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Contribution of salivary gland ultrasonography to the diagnosis of Sjögren's syndrome: toward new diagnostic criteria?

OBJECTIVETo determine the accuracy of salivary gland ultrasonography (SGUS) for diagnosing primary Sjögren's syndrome (SS) and to suggest modifications of the American-European Consensus Group (AECG) classification criteria. METHODSWe conducted a cross-sectional study in a prospective cohort of pati... Full description

Journal Title: Arthritis and rheumatism January 2013, Vol.65(1), pp.216-225
Main Author: Cornec, Divi
Other Authors: Jousse-Joulin, Sandrine , Pers, Jacques-Olivier , Marhadour, Thierry , Cochener, Béatrice , Boisramé-Gastrin, Sylvie , Nowak, Emmanuel , Youinou, Pierre , Saraux, Alain , Devauchelle-Pensec, Valérie
Format: Electronic Article Electronic Article
Language: English
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ID: E-ISSN: 1529-0131 ; DOI: 1529-0131 ; DOI: 10.1002/art.37698
Link: http://search.proquest.com/docview/1273122594/?pq-origsite=primo
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title: Contribution of salivary gland ultrasonography to the diagnosis of Sjögren's syndrome: toward new diagnostic criteria?
format: Article
creator:
  • Cornec, Divi
  • Jousse-Joulin, Sandrine
  • Pers, Jacques-Olivier
  • Marhadour, Thierry
  • Cochener, Béatrice
  • Boisramé-Gastrin, Sylvie
  • Nowak, Emmanuel
  • Youinou, Pierre
  • Saraux, Alain
  • Devauchelle-Pensec, Valérie
subjects:
  • Adult–Diagnostic Imaging
  • Aged–Diagnostic Imaging
  • Cross-Sectional Studies–Diagnostic Imaging
  • Female–Diagnostic Imaging
  • Humans–Diagnostic Imaging
  • Male–Diagnostic Imaging
  • Middle Aged–Diagnostic Imaging
  • Salivary Glands–Diagnostic Imaging
  • Sensitivity and Specificity–Diagnostic Imaging
  • Sjogren'S Syndrome–Diagnostic Imaging
  • Ultrasonography–Diagnostic Imaging
  • Abridged
ispartof: Arthritis and rheumatism, January 2013, Vol.65(1), pp.216-225
description: OBJECTIVETo determine the accuracy of salivary gland ultrasonography (SGUS) for diagnosing primary Sjögren's syndrome (SS) and to suggest modifications of the American-European Consensus Group (AECG) classification criteria. METHODSWe conducted a cross-sectional study in a prospective cohort of patients with suspected primary SS that was established between 2006 and 2011. The echostructure of the bilateral parotid and submandibular glands was graded from 0 to 4, and the gland size was measured; blood flow to the parotid gland was assessed using Doppler waveform analysis. The reference standard was a clinical diagnosis of primary SS as determined by a group of experts blinded to the results of SGUS. Receiver operating characteristic (ROC) curve analysis was performed to compare the diagnostic value of the 0-4-point echostructure grade for each of the 4 major salivary glands, the sum of the grades for the 4 glands, and the highest grade among the 4 glands. RESULTSOf the 158 patients in the study, 78 had a diagnosis of primary SS according to the experts, including 61 patients (78.2%) who met the AECG criteria. Doppler waveform analysis and gland size measurement showed poor diagnostic performance. The results of ROC curve analysis showed that the highest grade among the 4 glands provided the best diagnostic value. The optimal grade cutoff was 2 (62.8% sensitivity and 95.0% specificity). A weighted score was constructed using scores for the 5 variables selected by logistic regression analysis, as follows: (salivary flow×1.5)+(Schirmer's test×1.5)+(salivary gland biopsy×3)+(SSA/SSB×4.5)+(SGUS×2). According to ROC curve analysis, a score of ≥5 of 12.5 had 85.7% sensitivity and 94.9% specificity, compared with 77.9% sensitivity and 98.7% specificity for the AECG criteria. The addition of SGUS to the AECG criteria increased sensitivity to 87.0% but did not change specificity. CONCLUSIONModifications of the AECG criteria, including the addition of a SGUS score, notably improved diagnostic performance.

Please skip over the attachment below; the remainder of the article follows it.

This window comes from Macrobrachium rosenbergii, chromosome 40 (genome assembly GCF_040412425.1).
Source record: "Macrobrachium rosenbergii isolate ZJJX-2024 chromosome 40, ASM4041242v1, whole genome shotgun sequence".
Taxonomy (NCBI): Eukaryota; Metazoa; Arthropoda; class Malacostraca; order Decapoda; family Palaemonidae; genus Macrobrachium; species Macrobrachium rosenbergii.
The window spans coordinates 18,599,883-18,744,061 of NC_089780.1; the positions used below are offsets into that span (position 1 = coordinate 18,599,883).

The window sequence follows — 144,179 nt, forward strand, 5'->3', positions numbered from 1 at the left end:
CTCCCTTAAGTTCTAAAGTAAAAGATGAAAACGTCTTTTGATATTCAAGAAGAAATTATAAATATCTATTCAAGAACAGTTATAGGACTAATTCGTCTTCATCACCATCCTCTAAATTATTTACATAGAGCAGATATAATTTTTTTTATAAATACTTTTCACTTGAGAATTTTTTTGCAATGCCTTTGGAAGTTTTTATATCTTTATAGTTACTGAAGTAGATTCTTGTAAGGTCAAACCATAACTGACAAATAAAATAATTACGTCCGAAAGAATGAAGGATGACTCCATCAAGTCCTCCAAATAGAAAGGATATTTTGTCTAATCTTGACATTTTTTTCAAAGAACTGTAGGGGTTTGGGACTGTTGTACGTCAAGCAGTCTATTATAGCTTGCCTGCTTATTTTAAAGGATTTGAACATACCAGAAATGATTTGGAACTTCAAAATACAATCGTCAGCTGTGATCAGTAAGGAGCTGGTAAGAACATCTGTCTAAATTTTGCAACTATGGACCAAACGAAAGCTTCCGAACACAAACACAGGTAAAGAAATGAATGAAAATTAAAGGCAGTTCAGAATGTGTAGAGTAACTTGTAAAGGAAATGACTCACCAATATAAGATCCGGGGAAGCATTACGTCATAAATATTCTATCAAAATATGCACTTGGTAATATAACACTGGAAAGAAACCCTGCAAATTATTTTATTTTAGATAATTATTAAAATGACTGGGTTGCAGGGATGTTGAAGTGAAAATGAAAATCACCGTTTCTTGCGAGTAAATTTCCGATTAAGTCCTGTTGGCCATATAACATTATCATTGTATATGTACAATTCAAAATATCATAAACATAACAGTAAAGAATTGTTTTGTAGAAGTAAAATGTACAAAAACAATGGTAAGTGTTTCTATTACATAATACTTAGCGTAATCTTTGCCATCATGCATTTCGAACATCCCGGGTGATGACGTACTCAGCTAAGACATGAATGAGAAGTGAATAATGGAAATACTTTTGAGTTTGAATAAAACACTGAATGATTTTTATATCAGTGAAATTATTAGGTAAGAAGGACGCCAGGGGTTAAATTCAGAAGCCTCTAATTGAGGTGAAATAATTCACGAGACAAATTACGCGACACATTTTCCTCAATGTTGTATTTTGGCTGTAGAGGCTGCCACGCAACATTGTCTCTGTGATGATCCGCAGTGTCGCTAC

language: eng
source:
identifier: E-ISSN: 1529-0131 ; DOI: 1529-0131 ; DOI: 10.1002/art.37698
fulltext: fulltext
issn:
  • 15290131
  • 1529-0131
url: Link


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titleContribution of salivary gland ultrasonography to the diagnosis of Sjögren's syndrome: toward new diagnostic criteria?
creatorCornec, Divi ; Jousse-Joulin, Sandrine ; Pers, Jacques-Olivier ; Marhadour, Thierry ; Cochener, Béatrice ; Boisramé-Gastrin, Sylvie ; Nowak, Emmanuel ; Youinou, Pierre ; Saraux, Alain ; Devauchelle-Pensec, Valérie
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ispartofArthritis and rheumatism, January 2013, Vol.65(1), pp.216-225
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subjectAdult–Diagnostic Imaging ; Aged–Diagnostic Imaging ; Cross-Sectional Studies–Diagnostic Imaging ; Female–Diagnostic Imaging ; Humans–Diagnostic Imaging ; Male–Diagnostic Imaging ; Middle Aged–Diagnostic Imaging ; Salivary Glands–Diagnostic Imaging ; Sensitivity and Specificity–Diagnostic Imaging ; Sjogren'S Syndrome–Diagnostic Imaging ; Ultrasonography–Diagnostic Imaging ; Abridged